In 2020 my turnover was down by over 60% as a result of the Coronavirus pandemic, however despite this I still spent well over 100 days working in France and 30 days in other EU countries. At various points 5 freelancers working for me have also spent between 30 and 90 days in France. With the agreement as it stands, there is no EU-wide provision at all for the creative service industries and France, as one of the more generous states, allows a third country national to work for only 90 days in a year. This difference is enough that had it come into effect a year earlier my business would not have survived the pandemic. As it stands I have a regular client, one of my biggest, who may be forced to look for an EU-based alternative supplier due to these additional restrictions. This would be a six-figure loss to my company annually.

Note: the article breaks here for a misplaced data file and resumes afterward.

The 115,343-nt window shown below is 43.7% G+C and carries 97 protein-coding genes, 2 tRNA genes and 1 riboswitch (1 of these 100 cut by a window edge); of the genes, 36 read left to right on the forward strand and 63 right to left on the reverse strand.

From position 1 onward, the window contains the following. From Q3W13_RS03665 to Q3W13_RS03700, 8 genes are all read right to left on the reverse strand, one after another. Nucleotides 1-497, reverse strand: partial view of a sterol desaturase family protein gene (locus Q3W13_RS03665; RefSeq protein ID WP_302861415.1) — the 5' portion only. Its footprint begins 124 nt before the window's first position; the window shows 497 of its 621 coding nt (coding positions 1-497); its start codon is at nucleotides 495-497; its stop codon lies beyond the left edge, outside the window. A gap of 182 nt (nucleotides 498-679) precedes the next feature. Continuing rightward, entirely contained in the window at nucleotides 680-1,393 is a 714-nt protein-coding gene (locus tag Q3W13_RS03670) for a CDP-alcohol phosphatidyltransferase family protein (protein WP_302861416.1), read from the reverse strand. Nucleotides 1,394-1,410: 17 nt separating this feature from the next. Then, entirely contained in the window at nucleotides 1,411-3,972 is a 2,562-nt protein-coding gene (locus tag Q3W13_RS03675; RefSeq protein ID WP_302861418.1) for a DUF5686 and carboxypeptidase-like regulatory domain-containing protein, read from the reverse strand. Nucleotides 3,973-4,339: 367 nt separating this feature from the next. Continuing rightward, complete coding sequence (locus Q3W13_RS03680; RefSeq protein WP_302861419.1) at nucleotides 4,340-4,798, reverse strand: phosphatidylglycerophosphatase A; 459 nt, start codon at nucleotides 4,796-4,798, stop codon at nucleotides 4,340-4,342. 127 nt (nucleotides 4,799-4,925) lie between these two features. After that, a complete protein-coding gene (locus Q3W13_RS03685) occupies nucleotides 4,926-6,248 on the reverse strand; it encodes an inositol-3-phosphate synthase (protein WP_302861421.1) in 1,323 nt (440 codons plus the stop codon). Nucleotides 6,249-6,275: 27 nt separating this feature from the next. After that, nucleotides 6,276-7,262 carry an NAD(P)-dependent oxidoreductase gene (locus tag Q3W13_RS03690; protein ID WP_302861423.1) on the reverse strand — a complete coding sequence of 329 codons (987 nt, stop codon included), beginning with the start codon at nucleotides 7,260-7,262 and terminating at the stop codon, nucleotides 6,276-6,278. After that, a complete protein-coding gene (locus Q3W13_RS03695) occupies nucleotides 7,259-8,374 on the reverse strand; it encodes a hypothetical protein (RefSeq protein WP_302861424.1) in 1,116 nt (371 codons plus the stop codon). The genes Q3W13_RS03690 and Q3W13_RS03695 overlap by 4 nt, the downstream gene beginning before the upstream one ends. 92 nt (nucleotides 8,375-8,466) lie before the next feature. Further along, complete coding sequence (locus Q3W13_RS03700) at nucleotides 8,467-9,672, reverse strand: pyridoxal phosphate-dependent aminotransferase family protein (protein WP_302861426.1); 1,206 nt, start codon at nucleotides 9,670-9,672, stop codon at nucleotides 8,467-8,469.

1. Personally, I can’t say what the size of the industry is due to it being relatively new and fragmented in structure. The official estimates vary widely depending on whether they are referring to music, music touring, theatre touring, non-music events, corporate AV work or any combination of the above and/or other creative or technical type of work. I do know from the published estimates by trade bodies and government departments that the industries that are affected by this agreement are worth many billions of pounds to the UK economy. Although touring and events took place for decades before the EU, this is an example of an industry that has grown out of the opportunities that free movement of people and the single market presented, and the industry is now many times the size it was prior to the EU. For the industry to maintain this success and size it is completely reliant on the mobility of its professionals being able to work without barriers.